NEW YORK (GenomeWeb) – National health plan Cigna has published a new coverage policy outlining its conditions for covering whole-exome sequencing (WES) and whole-genome sequencing (WGS).
The policy, which Cigna developed in collaboration with a network of genetics experts from InformedDNA, represents the first time a national health plan has laid out coverage criteria for WES.
Cigna said it would cover WES when a patient meets all the criteria on a detailed list. For example, a board-certified geneticist or physician specialist must determine that testing will impact a patient's clinical decisions and outcomes; that the illness is likely due to genetics and not environmental exposures, injury, or infection; that the features of the disease suggest that single-gene testing or panel testing wouldn't be sufficient, and that WES would avoid multiple, invasive workups.
According to Cigna, the payor won't cover WES for prenatal diagnosis or preimplantation testing of an embryo. Cigna also said it doesn't consider WES in the general population medically necessary.
Meanwhile, Cigna said it wouldn't cover WGS for any condition, and characterized this type of testing as experimental, investigational, and unproven.
"Not all genetic tests have clinical value, nor are they appropriate for the entire population, just like a new medication wouldn't be right for everybody," Jeffrey Hankoff, Cigna's medical officer for clinical performance and quality, said in a statement." By issuing this policy, Cigna is hoping to provide an "appropriate clinical structure" that healthcare providers can reference as they consider and order WES in specific clinical contexts.
Most payors consider WGS and WES experimental, and only cover WES after case-by-case evaluation of the clinical context in which a test was performed. Regardless, requests for WES is increasing at a rate of 10 percent per quarter, InformedDNA and Cigna estimated in a joint statement. WES doesn't provide answers for the majority of complex medical scenarios, and often yields variants of unknown significance "that can raise troubling concerns among individuals and their healthcare providers," the two groups stated.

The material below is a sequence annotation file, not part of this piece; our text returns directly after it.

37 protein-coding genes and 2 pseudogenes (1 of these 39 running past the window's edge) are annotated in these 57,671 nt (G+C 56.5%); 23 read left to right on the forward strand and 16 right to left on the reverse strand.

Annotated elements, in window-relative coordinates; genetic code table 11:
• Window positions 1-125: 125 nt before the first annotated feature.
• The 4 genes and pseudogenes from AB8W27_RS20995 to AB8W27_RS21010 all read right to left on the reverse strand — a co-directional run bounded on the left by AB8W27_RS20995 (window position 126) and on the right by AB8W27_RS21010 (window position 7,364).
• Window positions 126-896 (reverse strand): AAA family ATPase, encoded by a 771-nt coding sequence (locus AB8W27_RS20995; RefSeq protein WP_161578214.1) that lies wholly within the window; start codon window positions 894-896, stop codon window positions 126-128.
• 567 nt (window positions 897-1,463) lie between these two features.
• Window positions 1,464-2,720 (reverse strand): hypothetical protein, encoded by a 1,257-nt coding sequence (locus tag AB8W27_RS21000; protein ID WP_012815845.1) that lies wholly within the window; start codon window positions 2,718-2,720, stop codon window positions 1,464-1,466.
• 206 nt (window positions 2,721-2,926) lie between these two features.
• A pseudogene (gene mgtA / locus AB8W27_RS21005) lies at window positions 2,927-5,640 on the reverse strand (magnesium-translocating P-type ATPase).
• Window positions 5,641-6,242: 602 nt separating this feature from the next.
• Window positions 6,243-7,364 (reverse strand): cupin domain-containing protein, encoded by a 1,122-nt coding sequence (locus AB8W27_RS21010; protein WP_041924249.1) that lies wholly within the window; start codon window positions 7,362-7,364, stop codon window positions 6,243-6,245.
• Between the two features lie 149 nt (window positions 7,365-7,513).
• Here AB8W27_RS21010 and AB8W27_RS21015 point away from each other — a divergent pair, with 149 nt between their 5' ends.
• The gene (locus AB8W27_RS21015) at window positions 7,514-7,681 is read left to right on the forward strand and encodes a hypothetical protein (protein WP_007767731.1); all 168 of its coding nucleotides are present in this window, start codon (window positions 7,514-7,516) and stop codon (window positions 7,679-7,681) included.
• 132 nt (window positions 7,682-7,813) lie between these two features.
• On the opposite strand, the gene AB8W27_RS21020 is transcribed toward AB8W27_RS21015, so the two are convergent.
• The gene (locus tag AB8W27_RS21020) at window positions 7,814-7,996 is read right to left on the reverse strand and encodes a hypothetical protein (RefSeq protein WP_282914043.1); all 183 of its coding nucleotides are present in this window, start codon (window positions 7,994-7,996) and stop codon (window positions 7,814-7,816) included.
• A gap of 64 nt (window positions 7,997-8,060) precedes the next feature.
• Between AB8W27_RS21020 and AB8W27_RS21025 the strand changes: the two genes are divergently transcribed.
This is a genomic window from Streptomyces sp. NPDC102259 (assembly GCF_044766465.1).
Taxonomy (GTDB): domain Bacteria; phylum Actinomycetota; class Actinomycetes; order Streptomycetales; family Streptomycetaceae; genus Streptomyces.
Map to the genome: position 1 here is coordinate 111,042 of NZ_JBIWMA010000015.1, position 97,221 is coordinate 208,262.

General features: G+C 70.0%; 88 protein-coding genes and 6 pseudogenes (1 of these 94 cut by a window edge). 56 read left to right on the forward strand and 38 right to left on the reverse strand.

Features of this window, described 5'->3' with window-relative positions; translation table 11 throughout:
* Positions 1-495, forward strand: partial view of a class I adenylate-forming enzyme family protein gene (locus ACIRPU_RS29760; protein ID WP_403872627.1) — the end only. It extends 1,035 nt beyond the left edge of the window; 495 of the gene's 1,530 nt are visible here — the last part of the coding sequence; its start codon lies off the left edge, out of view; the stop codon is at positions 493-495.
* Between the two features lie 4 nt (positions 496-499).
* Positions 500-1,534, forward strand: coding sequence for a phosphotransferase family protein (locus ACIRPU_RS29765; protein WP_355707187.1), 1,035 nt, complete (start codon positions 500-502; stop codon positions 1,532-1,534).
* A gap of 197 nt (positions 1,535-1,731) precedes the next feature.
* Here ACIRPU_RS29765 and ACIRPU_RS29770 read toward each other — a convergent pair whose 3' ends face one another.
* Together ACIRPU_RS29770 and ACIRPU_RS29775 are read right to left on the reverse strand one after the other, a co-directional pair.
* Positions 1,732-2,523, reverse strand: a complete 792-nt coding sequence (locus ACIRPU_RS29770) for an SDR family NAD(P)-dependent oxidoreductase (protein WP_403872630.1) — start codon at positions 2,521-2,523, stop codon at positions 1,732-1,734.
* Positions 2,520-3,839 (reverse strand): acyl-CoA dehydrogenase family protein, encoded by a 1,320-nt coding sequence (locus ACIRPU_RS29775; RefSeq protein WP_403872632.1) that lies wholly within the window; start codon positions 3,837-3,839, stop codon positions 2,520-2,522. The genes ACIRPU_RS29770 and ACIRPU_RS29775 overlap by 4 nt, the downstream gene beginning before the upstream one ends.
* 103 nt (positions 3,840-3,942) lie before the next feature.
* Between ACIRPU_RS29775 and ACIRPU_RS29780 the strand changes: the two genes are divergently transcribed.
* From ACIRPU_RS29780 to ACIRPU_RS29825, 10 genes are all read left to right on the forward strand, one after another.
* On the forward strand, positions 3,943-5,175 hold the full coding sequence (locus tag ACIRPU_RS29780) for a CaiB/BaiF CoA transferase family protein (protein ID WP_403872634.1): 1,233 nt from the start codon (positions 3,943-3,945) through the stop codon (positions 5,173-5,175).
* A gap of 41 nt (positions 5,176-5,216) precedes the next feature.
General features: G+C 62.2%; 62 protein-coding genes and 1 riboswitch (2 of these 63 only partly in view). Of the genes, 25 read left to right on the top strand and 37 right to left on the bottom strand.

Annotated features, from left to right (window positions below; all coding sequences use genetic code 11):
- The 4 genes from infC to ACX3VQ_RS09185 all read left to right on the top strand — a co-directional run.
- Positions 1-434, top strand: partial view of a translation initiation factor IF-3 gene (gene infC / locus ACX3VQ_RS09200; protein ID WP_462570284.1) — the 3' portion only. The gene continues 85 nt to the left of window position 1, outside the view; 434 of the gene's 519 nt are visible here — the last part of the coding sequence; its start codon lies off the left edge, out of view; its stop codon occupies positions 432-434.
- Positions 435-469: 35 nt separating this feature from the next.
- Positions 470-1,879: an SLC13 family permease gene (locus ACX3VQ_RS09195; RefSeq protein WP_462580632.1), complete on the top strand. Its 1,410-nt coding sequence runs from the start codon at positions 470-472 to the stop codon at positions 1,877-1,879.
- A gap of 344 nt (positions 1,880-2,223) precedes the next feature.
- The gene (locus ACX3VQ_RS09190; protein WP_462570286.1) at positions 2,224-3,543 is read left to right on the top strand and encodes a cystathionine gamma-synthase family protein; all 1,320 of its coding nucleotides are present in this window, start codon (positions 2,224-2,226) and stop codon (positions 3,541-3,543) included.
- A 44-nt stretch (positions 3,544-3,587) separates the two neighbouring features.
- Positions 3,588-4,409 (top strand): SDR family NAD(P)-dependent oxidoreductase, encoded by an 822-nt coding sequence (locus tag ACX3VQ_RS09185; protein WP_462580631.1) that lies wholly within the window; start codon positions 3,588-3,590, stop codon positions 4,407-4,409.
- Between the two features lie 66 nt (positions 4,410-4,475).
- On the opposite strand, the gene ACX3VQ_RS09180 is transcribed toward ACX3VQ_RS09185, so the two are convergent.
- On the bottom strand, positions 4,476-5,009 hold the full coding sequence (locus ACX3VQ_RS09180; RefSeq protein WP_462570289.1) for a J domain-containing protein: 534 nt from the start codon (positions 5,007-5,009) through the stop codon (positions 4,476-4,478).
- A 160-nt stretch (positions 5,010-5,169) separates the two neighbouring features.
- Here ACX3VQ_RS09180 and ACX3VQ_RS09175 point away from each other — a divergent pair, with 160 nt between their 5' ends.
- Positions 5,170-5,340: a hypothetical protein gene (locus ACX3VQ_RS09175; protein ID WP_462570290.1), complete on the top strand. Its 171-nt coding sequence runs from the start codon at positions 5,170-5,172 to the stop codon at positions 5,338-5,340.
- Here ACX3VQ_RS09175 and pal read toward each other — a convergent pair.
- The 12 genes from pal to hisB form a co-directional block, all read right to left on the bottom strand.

Cigna and InformedDNA attempted to further clarify earlier WGS/WES guidelines from the American College of Medical Genetics and Genomics. "The [ACMG] guidelines did not provide specific testing criteria," Cigna and InformedDNA wrote. "As a result, it hasn't been clear to healthcare providers when WES is considered a useful diagnostic test that health plans will cover."
Cigna has been working with InformedDNA for several years to provide online and telephonic genetic counseling. Under the latest policy, Cigna said it also covers pre- and post-test genetic counseling for individuals who have received testing or are candidates for testing, from board-certified geneticists, a certified and credentialed counselor, or a nurse not employed by a commercial testing firm.